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tuning fork

a steel instrument consisting of a stem with two prongs, producing a musical tone of definite, constant pitch when struck, and serving as a standard for tuning musical instruments, making acoustical experiments, and the like.
Origin of tuning fork
First recorded in 1765-75 Unabridged
Based on the Random House Dictionary, © Random House, Inc. 2018.
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Examples from the Web for tuning fork
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Historical Examples
  • The diaphragm will then give out a sound similar to that of the tuning fork.

    Physics Willis Eugene Tower
  • Let us imagine that we are looking at the two square ends of a tuning fork.

    Physics Willis Eugene Tower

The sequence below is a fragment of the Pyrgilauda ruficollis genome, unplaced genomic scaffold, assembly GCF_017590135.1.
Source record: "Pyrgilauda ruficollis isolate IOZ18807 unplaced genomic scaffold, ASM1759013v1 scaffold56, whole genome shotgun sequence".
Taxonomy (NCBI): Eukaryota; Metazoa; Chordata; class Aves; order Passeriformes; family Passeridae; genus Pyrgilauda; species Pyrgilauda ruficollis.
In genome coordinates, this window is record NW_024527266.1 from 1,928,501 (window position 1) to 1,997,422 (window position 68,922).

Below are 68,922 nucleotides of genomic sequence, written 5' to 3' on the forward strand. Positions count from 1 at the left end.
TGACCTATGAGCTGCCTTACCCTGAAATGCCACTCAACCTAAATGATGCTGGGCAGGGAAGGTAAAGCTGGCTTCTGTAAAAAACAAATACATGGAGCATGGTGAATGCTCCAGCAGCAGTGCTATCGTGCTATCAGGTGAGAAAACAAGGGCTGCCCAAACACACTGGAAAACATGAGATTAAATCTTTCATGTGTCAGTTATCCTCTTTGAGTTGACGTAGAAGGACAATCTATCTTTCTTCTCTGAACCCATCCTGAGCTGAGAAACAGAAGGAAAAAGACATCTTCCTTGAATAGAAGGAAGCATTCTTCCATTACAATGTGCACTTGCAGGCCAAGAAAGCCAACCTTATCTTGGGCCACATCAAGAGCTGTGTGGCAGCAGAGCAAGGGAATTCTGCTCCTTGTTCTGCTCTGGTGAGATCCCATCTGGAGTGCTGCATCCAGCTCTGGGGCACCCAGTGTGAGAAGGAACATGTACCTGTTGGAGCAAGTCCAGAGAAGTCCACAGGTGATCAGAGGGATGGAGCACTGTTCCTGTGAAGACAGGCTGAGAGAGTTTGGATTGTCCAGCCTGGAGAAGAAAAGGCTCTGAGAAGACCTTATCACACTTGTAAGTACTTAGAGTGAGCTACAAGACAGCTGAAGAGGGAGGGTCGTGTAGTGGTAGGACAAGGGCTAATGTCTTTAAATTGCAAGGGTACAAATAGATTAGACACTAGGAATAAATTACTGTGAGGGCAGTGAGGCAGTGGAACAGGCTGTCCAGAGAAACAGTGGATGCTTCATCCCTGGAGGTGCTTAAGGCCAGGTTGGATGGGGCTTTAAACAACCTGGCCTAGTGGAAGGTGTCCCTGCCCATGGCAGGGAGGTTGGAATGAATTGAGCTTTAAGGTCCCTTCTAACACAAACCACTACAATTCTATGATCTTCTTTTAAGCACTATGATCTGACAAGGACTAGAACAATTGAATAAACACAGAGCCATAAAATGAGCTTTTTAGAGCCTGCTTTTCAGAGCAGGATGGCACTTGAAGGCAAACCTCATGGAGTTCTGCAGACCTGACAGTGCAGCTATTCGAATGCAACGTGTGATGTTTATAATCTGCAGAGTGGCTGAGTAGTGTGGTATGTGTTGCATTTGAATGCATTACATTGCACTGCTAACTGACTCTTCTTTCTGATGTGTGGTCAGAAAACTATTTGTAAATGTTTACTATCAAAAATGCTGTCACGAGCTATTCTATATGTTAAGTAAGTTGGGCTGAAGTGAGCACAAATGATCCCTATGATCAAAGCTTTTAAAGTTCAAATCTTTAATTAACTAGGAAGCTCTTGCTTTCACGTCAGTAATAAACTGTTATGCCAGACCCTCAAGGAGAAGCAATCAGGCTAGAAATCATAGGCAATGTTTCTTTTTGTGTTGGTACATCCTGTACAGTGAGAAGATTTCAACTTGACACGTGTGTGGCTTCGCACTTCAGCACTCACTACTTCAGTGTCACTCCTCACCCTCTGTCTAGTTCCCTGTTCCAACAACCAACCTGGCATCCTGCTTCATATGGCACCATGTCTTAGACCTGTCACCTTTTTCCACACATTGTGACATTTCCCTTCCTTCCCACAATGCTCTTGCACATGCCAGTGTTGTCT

• If we take a tuning fork, and hold it to the ear, we hear no sound.

    The Reason Why Anonymous
  • He arose manfully and smote the tuning fork sharply on the table.

    The Hills of Desire Richard Aumerle Maher
  • Middle C is obtained in the usual way, from the tuning fork.

    Piano Tuning J. Cree Fischer
  • In each of these openings is a piston and above each piston is a tuning fork.

  • We strike one of the pistons with the tuning fork, and continue to strike it until the fork sets up vibrations.

  • A tuning fork, receiving the sound vibrations from one of a similar size and shape begins to vibrate in turn.

  • Then, when he did appear, he was questioned anxiously as to whether he had brought his tuning fork safe with him.

    The Hills of Desire Richard Aumerle Maher
British Dictionary definitions for tuning fork

tuning fork

a two-pronged metal fork that when struck produces a pure note of constant specified pitch. It is used to tune musical instruments and in acoustics
Collins English Dictionary - Complete & Unabridged 2012 Digital Edition
© William Collins Sons & Co. Ltd. 1979, 1986 © HarperCollins
Publishers 1998, 2000, 2003, 2005, 2006, 2007, 2009, 2012
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Word Origin and History for tuning fork

1799, from gerundive of tune (v.) + fork (n.). Invented 1711 by John Shore.

Online Etymology Dictionary, © 2010 Douglas Harper
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